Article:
= an "approach to embodied transformation for movement leaders and formations."
"The mission of generative somatics is to grow a transformative social and environmental justice movement -- one that integrates personal and social transformation, creates compelling alternatives to the status quo and embodies the creativity and life affirming actions we need to forward systemic change.
We envision a movement guided by cultivated wisdom, love and rigor." (http://www.generativesomatics.org/content/about-us)
Undoing the Politics of Powerlessness through Generative Somatics
"when I think about the politics of powerlessness, it feels clear as day to me that the source of all of it is fear. Fear of leaders, of the enemy, of the possibility of having to govern, of the stakes of winning and losing, of each other, of ourselves."
"I start to internalize wisdom taught me by a mentor and coach from Generative Somatics, an organization that fuses emotional healing, physical practice, and radical politics: People do what they must to survive. Our behaviors — even the self-sabotaging ones — are our bodies’ responses to threat. Our instincts are clumsy at times, and they often cut us off from our better options, but credit where credit is due: these instincts, at some points, probably saved our lives. Instead of hating those traits so much, we might be better off tipping our hat to them, thanking them for the safety they have provided us, and letting them know that we don’t need them anymore — that we want to practice something new instead. It doesn’t mean excusing bad behavior in ourselves or the movement; it means understanding where it comes from for the sake of changing it.
This is our task as organizers and revolutionaries: to become our most powerful selves and supporting the whole movement in that same transformation. In the service of that goal, my anger thaws into compassion and my self-righteousness becomes curiosity, and it’s with this lens that I start to look at the movement with fresh eyes. I wonder what really caused the implosions at Occupy in the first place, and why those behaviors persist across the Left. I start to try to figure out where the politics of powerlessness come from, what needs they meet for us. And as I dig below the surface, I can’t help but notice the shifts that the Black folks rising up across this country have already offered the movement; so many enormous contributions in the struggle for freedom, but even something as small as hats that say power on them are a challenge to the politics of powerlessness, a reflection of our ability to make and practice new rules for ourselves as we transform.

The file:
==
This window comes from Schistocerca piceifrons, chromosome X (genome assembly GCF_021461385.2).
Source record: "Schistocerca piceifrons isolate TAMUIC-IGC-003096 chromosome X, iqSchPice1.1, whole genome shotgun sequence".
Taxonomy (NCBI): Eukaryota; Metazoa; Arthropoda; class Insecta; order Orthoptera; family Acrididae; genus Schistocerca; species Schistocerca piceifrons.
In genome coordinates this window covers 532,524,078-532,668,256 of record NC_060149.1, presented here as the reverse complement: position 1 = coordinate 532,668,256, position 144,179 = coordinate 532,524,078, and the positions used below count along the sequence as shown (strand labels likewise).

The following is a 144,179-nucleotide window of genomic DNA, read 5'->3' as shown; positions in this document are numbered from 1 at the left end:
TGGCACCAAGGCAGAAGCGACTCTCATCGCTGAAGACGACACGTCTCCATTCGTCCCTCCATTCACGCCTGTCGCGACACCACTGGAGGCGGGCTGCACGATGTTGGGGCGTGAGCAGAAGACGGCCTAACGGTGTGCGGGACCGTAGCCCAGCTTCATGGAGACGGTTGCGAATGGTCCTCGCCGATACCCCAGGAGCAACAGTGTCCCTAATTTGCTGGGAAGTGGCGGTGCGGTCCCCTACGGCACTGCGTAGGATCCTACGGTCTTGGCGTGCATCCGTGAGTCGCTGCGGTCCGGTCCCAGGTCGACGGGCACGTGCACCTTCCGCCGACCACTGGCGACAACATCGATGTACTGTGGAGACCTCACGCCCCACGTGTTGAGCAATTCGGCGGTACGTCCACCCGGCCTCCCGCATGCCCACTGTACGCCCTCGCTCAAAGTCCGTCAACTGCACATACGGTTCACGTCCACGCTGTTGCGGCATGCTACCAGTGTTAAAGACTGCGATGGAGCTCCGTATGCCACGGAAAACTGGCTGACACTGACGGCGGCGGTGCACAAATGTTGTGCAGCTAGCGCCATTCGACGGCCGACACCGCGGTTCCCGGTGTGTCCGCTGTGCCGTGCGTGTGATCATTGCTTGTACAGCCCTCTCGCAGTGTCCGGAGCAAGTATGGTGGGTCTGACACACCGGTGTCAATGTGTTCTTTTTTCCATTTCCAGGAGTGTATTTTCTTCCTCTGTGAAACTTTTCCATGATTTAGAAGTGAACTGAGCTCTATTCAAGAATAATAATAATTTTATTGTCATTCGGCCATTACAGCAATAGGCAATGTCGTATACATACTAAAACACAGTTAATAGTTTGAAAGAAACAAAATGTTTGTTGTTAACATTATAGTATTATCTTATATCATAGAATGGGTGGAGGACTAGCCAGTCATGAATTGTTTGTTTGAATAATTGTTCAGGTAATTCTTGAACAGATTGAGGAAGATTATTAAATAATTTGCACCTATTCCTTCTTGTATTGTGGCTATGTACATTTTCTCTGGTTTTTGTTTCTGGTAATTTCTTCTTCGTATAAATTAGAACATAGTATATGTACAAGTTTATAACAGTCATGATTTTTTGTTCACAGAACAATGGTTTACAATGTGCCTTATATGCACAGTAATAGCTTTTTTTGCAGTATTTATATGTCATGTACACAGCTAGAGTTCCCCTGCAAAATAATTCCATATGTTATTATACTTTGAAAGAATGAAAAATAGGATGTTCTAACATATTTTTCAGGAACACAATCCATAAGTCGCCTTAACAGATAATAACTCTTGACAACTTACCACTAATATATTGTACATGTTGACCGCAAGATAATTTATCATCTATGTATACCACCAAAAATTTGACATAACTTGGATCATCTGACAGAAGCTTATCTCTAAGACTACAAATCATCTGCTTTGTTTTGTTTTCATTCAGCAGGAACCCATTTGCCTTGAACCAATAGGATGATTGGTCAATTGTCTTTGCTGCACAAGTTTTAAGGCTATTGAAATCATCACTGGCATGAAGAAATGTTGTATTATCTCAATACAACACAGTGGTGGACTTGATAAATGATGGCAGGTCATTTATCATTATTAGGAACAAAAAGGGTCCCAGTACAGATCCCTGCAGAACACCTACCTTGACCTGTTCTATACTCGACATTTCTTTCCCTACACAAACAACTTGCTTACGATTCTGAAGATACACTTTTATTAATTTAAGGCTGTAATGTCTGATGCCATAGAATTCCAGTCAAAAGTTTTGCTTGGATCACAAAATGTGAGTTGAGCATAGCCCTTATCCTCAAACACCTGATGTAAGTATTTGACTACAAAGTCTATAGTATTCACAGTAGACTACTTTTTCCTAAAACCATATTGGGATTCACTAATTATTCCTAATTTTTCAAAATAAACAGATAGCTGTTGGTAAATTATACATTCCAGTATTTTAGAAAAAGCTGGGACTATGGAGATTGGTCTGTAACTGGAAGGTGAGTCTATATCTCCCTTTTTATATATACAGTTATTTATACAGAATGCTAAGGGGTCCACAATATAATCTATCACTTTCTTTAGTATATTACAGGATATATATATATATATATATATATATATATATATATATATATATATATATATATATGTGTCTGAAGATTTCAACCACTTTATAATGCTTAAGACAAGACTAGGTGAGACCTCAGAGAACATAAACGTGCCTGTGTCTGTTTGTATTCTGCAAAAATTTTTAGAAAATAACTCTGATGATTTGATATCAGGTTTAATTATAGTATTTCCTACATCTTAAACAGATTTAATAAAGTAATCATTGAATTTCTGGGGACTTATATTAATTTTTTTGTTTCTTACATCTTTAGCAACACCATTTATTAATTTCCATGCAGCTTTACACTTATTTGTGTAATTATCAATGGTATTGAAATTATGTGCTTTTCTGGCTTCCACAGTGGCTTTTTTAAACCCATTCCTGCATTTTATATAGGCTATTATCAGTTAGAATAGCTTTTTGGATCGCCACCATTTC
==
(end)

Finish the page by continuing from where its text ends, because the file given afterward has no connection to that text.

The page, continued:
Today, when I think about the politics of powerlessness, it feels clear as day to me that the source of all of it is fear. Fear of leaders, of the enemy, of the possibility of having to govern, of the stakes of winning and losing, of each other, of ourselves. And it’s all pretty understandable.
We call each other out and push one another out of the movement, because we are desperate to cling to the little slivers of belonging we’ve found in the movement, and are full of scarcity — convinced that there isn’t enough of anything to go around (money, people, power, even love). We eat ourselves alive and attack our own leaders because we’ve been hurt and misled all our lives and can’t bear for it to happen again on our watch. We race to prove we are the least privileged, because this is the only way we can imagine being powerful. We turn our backs on people who don’t get it, because organizing them will not only be hard but also painful, because we will have to give up some of our victimhood to do it, because it will mean being vulnerable to the world we came to the movement to escape. Our ego battles are a natural product of a movement that doesn’t have a clear answer for how leadership is to be appreciated and held accountable at the same time. Our inability to celebrate small victories is a defense from having to believe that winning is even possible — a way to avoid the heartbreak of loss when it comes.